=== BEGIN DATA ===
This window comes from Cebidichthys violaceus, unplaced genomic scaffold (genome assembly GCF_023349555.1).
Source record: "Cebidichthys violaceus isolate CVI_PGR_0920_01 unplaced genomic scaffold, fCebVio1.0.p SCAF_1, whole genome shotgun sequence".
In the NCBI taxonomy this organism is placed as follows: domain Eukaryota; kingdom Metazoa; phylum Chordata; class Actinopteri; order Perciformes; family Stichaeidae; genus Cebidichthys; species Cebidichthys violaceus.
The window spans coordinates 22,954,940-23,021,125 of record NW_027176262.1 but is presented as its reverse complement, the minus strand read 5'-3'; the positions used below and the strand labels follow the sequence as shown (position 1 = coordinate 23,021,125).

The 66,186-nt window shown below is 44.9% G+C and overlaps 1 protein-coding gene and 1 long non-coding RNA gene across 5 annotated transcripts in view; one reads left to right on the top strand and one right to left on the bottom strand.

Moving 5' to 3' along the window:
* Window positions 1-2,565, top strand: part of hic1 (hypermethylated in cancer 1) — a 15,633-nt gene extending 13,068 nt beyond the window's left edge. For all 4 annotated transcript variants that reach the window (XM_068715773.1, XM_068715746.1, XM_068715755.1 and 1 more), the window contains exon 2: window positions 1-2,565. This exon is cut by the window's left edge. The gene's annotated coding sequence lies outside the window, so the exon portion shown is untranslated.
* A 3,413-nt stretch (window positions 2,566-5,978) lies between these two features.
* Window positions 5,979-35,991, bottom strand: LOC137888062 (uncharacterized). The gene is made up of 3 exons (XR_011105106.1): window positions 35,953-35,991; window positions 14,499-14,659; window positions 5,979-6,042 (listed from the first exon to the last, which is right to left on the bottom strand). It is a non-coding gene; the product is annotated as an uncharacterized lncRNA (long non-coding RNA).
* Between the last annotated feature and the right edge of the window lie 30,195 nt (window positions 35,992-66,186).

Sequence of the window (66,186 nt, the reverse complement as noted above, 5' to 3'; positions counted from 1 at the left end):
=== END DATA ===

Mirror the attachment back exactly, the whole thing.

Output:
This window comes from Cebidichthys violaceus, unplaced genomic scaffold (genome assembly GCF_023349555.1).
Source record: "Cebidichthys violaceus isolate CVI_PGR_0920_01 unplaced genomic scaffold, fCebVio1.0.p SCAF_1, whole genome shotgun sequence".
In the NCBI taxonomy this organism is placed as follows: domain Eukaryota; kingdom Metazoa; phylum Chordata; class Actinopteri; order Perciformes; family Stichaeidae; genus Cebidichthys; species Cebidichthys violaceus.
The window spans coordinates 22,954,940-23,021,125 of record NW_027176262.1 but is presented as its reverse complement, the minus strand read 5'-3'; the positions used below and the strand labels follow the sequence as shown (position 1 = coordinate 23,021,125).

The 66,186-nt window shown below is 44.9% G+C and overlaps 1 protein-coding gene and 1 long non-coding RNA gene across 5 annotated transcripts in view; one reads left to right on the top strand and one right to left on the bottom strand.

Moving 5' to 3' along the window:
* Window positions 1-2,565, top strand: part of hic1 (hypermethylated in cancer 1) — a 15,633-nt gene extending 13,068 nt beyond the window's left edge. For all 4 annotated transcript variants that reach the window (XM_068715773.1, XM_068715746.1, XM_068715755.1 and 1 more), the window contains exon 2: window positions 1-2,565. This exon is cut by the window's left edge. The gene's annotated coding sequence lies outside the window, so the exon portion shown is untranslated.
* A 3,413-nt stretch (window positions 2,566-5,978) lies between these two features.
* Window positions 5,979-35,991, bottom strand: LOC137888062 (uncharacterized). The gene is made up of 3 exons (XR_011105106.1): window positions 35,953-35,991; window positions 14,499-14,659; window positions 5,979-6,042 (listed from the first exon to the last, which is right to left on the bottom strand). It is a non-coding gene; the product is annotated as an uncharacterized lncRNA (long non-coding RNA).
* Between the last annotated feature and the right edge of the window lie 30,195 nt (window positions 35,992-66,186).

Sequence of the window (66,186 nt, the reverse complement as noted above, 5' to 3'; positions counted from 1 at the left end):